Do symptom-specific stages of change predict eating disorder treatment outcome? Journal Article uri icon
  • PURPOSE: Interview methods to assess stages of change (SOC) in eating disorders (ED) indicate that SOC are positively correlated with symptom improvement over time. However, interviews require significant time and staff training and global measures of SOC do not capture varying levels of motivation across ED symptoms. This study used a self-report, ED symptom-specific SOC measure to determine prevalence of stages across symptoms and identify if SOC predict treatment outcome. METHODS: Participants [N = 182; age 13-58 years; 92% Caucasian; 96% female; average BMI 21.7 (SD = 5.9); 50% ED not otherwise specified (EDNOS), 30.8% bulimia nervosa (BN), 19.2% anorexia nervosa (AN)] seeking ED treatment at a diverse-milieu multi-disciplinary facility in the United States completed stages of change, behavioral (ED symptom use and frequency) and psychological (ED concerns, anxiety, depression) measures at intake assessment and at 3, 6 and 12 months thereafter. Descriptive summaries were generated using ANOVA or Kruskal-Wallis (continuous) and chi (2) (categorical) tests. Repeated measures linear regression models with autoregressive correlation structure predicted treatment outcome. RESULTS: At intake assessment, 53.3% of AN, 34.0% of BN and 18.1% of EDNOS patients were in Preparation/Action. Readiness to change specific symptoms was highest for binge-eating (57.8%) and vomiting (56.5%). Frequency of fasting and restricting behaviors, and scores on all eating disorder and psychological measures improved over time regardless of SOC at intake assessment. Symptom-specific SOC did not predict reductions in ED symptom frequency. Overall SOC predicted neither improvement in Eating Disorder Examination Questionnaire (EDE-Q) scores nor reduction in depression or trait anxiety; however, higher overall SOC predicted lower state anxiety across follow-up. CONCLUSIONS: Readiness to change ED behaviors varies considerably. Most patients reduced eating disorder behaviors and increased psychological functioning regardless of stages of change, indicating the benefits of treatment and effectiveness of treatment-as-usual for overall psychiatric improvement.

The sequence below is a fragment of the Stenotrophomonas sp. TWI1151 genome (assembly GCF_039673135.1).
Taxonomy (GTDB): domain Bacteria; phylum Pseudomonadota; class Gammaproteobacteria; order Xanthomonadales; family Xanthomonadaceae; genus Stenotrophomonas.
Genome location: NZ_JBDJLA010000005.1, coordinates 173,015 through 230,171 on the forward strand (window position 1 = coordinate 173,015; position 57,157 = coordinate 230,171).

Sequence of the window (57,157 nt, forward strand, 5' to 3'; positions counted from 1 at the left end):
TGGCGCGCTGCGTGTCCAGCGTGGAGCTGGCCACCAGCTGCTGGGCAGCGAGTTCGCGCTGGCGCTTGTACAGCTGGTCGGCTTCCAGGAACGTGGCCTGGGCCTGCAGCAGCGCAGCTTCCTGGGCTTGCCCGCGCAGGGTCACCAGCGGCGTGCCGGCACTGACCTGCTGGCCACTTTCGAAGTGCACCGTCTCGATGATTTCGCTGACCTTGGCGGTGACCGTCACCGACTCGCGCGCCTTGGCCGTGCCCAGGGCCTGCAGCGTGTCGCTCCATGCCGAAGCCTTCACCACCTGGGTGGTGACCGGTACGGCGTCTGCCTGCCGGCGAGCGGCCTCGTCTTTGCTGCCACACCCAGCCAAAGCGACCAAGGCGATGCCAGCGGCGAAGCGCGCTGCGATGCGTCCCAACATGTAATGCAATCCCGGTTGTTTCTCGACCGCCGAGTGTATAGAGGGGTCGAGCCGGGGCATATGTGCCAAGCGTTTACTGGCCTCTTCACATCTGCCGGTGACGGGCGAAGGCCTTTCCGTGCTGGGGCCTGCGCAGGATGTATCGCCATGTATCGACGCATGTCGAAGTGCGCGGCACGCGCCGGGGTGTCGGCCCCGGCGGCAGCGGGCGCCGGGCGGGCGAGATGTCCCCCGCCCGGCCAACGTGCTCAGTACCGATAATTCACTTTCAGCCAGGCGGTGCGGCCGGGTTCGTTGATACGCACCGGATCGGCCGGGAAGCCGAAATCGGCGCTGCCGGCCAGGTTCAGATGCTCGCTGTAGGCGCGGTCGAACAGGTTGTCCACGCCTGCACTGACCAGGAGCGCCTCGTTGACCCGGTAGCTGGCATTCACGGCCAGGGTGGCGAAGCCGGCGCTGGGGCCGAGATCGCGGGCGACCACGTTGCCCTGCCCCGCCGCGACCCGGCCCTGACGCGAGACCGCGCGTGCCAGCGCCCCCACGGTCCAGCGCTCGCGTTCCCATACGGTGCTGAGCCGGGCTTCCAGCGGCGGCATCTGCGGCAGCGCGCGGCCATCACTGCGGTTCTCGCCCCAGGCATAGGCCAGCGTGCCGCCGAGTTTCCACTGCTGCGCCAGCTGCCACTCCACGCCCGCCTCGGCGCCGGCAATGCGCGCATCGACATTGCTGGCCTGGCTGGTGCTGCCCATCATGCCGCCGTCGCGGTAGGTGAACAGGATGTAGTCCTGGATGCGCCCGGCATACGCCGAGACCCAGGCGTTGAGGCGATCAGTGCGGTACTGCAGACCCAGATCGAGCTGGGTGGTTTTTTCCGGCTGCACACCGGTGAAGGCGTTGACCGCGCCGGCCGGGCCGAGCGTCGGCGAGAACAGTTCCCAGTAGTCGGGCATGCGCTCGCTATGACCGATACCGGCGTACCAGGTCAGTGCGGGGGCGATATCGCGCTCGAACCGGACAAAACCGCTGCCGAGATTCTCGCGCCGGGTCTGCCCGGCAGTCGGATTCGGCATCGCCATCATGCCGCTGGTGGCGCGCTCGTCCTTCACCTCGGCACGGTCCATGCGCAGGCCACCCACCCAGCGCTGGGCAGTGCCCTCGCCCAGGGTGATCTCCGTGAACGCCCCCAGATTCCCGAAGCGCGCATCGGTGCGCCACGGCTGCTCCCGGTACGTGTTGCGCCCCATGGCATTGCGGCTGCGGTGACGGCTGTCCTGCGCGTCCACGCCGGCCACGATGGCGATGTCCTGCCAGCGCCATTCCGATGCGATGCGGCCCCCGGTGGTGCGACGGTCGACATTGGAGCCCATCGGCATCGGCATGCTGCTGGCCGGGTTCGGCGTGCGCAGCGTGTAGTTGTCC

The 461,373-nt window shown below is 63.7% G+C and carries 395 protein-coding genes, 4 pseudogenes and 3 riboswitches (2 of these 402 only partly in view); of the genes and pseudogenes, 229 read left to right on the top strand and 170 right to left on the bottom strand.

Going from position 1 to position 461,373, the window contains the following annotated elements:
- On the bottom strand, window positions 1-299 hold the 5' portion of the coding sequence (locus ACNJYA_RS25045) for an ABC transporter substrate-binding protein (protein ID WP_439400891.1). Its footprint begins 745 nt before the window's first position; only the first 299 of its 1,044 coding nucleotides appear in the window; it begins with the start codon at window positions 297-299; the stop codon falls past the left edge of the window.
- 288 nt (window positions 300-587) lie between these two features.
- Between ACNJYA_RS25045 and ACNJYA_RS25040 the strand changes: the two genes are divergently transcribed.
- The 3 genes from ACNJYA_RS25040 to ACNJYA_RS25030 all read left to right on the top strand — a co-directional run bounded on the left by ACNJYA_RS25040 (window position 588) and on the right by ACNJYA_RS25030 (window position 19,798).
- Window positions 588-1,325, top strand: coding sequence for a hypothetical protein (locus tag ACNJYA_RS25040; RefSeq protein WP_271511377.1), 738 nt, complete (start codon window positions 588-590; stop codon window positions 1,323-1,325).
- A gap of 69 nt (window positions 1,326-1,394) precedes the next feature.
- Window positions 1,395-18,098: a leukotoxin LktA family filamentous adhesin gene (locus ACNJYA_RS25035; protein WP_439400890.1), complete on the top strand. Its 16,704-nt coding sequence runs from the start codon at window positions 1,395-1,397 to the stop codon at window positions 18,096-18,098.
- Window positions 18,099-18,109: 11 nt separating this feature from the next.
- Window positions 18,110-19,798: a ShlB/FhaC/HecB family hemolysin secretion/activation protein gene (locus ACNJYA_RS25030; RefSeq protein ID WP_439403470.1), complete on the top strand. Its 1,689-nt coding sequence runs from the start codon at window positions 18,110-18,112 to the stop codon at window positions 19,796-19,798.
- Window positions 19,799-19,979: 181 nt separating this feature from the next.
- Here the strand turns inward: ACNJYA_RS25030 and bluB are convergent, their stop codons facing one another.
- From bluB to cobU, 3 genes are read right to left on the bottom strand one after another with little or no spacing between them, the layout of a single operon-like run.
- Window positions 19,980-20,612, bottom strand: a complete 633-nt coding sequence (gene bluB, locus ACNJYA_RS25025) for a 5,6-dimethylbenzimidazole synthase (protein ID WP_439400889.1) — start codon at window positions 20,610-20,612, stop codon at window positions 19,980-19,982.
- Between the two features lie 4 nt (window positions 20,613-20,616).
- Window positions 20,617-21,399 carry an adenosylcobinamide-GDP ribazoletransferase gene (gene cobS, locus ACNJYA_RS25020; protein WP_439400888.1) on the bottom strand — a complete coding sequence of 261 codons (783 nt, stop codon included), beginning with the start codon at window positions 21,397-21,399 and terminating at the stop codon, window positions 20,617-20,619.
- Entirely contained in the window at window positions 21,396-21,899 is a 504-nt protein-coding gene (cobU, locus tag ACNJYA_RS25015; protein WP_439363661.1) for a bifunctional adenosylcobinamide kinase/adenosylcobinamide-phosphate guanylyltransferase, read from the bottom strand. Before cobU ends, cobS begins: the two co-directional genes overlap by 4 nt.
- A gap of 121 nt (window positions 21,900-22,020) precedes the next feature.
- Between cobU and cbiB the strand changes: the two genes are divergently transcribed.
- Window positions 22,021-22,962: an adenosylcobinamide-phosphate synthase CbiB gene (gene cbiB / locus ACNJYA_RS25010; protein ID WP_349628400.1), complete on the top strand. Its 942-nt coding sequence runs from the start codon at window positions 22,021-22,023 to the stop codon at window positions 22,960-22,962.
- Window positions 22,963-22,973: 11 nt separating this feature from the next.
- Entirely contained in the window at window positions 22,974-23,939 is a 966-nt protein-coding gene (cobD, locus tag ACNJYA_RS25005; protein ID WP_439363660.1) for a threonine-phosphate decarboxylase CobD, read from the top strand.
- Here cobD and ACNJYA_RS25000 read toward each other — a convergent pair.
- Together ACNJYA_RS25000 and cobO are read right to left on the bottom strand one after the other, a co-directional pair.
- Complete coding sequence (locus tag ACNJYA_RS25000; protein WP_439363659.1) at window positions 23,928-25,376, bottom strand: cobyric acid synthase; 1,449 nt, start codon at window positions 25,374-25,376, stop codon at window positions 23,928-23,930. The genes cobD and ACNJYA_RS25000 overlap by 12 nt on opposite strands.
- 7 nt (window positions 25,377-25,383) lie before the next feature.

• Link to Article
    publication date
  • 2015
  • published in
  • Behavior Change
  • Eating Disorders
  • Mental Disorders
  • Motivation
  • Self Report
  • Additional Document Info
  • 20
  • issue
  • 1